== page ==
Now comes the part that scares most people - you've got to knead the dough.  It takes a bit of practice to get the feel for it, but once you've mastered it you'll realize how simple it is.  At first the dough will be quite sticky.  You'll likely need to rub it off your hands and combine it back into the dough several times as you add more flour and using the heel of your hands push into the dough, lift with your fingers, turn/flip, and again push with the heel of your hands.  This step will take anywhere from 6 - 12 minutes.  The time of year, the weather - both play a factor in this.  Rainy cold days in winter, hot humid days in summer - each causes dough to behalf differently.  This will also affect how much flour you'll end up adding as you knead.  You are looking for the classic babies skin feel - soft, somewhat pliant, smooth to the touch.  Remember not to add too much flour - dry, coarse dough won't make an edible pizza.

Once you've reached this point it's time to set the dough aside.  I take a few minutes at this point to clean out my large bowl, dry it, and add a little olive oil to the bottom.  Then I drop my dough into this bowl and roll it around so that the dough is glossy with oil.  This step prevents dry, cracking dough skin from forming while the dough rests and rises.  Cover with a lint-free tea towel and place out of drafts for around 70 minutes.  I put mine in the microwave (just make sure that if you use the microwave timer - that you hit the timer and don't accidentally start the cooking cycle of the microwave ... yes, I've nearly ruined dough this way!).

After 70 minutes (or so), your dough should have doubled in size.  [Take a moment to turn your oven to 400F at this point.]  Flour your counter lightly and pull your dough out of the bowl and knead it a few times (yes, it will deflat - that's OK).  Using your rolling pin, roll your dough out to the size of your cookie sheet or pizza pan.  Place the rolled out dough on your pan - likely you'll have to stretch and push it a bit to conform.  Let it rest a few minutes while you gather your toppings.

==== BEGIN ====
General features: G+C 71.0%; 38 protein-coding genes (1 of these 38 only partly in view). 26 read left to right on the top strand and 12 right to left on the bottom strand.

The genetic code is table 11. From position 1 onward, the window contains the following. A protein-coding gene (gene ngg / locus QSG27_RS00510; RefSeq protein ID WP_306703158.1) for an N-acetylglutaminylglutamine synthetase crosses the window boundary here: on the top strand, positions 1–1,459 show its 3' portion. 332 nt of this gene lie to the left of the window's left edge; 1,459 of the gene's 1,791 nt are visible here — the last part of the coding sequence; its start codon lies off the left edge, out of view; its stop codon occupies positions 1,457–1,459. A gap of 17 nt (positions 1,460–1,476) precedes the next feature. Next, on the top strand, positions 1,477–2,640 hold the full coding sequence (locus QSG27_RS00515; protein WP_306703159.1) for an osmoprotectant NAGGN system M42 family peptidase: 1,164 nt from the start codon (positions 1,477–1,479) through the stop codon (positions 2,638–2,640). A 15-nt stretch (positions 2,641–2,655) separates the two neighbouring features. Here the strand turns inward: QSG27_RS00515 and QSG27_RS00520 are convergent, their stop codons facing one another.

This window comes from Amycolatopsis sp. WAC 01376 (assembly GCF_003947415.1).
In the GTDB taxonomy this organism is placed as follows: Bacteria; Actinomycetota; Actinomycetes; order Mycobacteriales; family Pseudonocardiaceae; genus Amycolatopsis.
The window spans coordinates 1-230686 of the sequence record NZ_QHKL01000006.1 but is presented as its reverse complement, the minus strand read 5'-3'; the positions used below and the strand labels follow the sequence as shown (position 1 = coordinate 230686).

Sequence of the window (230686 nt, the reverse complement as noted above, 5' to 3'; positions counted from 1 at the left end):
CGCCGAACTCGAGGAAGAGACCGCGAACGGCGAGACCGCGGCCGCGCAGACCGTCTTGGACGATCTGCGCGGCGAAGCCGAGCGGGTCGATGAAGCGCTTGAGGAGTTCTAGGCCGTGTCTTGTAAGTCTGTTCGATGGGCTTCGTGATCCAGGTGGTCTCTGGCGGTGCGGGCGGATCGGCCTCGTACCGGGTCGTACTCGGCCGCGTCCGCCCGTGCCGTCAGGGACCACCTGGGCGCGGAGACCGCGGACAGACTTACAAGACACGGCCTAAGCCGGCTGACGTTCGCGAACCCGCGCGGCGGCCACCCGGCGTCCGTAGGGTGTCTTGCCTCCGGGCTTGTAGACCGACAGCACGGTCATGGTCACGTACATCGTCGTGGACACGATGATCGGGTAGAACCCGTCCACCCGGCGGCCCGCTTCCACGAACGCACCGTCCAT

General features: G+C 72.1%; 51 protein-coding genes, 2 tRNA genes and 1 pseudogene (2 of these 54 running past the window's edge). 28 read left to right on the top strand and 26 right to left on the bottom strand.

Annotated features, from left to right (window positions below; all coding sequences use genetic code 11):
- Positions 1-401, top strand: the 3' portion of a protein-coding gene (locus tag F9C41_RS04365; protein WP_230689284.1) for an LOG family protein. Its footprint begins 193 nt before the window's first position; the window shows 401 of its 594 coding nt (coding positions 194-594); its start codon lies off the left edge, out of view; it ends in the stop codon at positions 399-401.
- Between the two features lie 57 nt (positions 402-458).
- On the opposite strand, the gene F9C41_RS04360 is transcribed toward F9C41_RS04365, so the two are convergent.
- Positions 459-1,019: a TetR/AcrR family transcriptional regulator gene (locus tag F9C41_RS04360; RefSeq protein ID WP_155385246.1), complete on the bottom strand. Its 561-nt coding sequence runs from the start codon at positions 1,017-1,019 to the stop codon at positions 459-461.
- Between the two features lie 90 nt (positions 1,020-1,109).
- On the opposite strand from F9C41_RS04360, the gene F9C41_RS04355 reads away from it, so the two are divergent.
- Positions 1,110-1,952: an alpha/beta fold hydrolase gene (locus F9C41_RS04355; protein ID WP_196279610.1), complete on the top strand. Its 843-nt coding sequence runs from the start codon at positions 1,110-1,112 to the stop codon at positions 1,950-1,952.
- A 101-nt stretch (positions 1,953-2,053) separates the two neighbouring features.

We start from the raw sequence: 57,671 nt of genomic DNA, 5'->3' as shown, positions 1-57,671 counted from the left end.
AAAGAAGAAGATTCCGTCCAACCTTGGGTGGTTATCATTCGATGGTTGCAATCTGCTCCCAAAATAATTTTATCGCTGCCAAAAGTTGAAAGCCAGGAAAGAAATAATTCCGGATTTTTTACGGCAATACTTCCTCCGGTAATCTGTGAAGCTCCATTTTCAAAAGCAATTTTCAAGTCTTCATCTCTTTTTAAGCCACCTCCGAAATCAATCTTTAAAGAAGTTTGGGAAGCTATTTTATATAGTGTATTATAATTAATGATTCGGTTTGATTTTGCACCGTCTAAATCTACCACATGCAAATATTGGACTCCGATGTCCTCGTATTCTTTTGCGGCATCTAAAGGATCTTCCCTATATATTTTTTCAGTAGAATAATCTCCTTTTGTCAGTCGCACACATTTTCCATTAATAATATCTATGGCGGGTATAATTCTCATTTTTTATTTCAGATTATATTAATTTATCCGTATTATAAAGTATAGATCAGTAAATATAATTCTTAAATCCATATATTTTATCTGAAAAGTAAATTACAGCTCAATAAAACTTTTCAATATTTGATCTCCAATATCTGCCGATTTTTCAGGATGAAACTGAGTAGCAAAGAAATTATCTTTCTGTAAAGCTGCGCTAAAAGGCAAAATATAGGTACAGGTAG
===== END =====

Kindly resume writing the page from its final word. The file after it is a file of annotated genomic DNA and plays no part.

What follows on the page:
Spread your sauce out first - white, red, lot's or just a little - it's your choice.  Next any toppings you want - veggies, meats - anything that takes your fancy.  Finally, pick your cheese.  Most often we use Gouda here.  Yes ... Gouda.  We buy it by the wheel - it's eaten every day in this house.  With so much around, it's a natural for our pizza.  But, be a purist if you want and use mozarella.

Now.  It's time.  Place it in the oven.  Set your timer for 15 minutes to begin with.  Nobody wants burnt pizza.  Especially when you've gone to the trouble of making the dough.  After 15 minutes check your pizza.  Are the toppings bubbly?  Is the crust golden?  If so, it's ready.  If not, give it a few more minutes.  When it's ready, give it a few minutes rest on a cutting board before slicing it up and devoring.

1 comment:

  1. Hi Louise, thank you for this. I have been fantasizing about making home made pizzas for some time but I am afraid to take on any recipe that requires using dough. After looking at your blog I am inspired. Your recipes look great and easy to understand! The pictures are sooooo helpful! Generally, I am good at figuring things out but for some reason when it comes to cooking, I am a chicken! YOur site is perfect for those like me.

    I am in Vancouver and found your site in the West Coast Bloggers Meet up section. I am keen to meet up. Tina BYW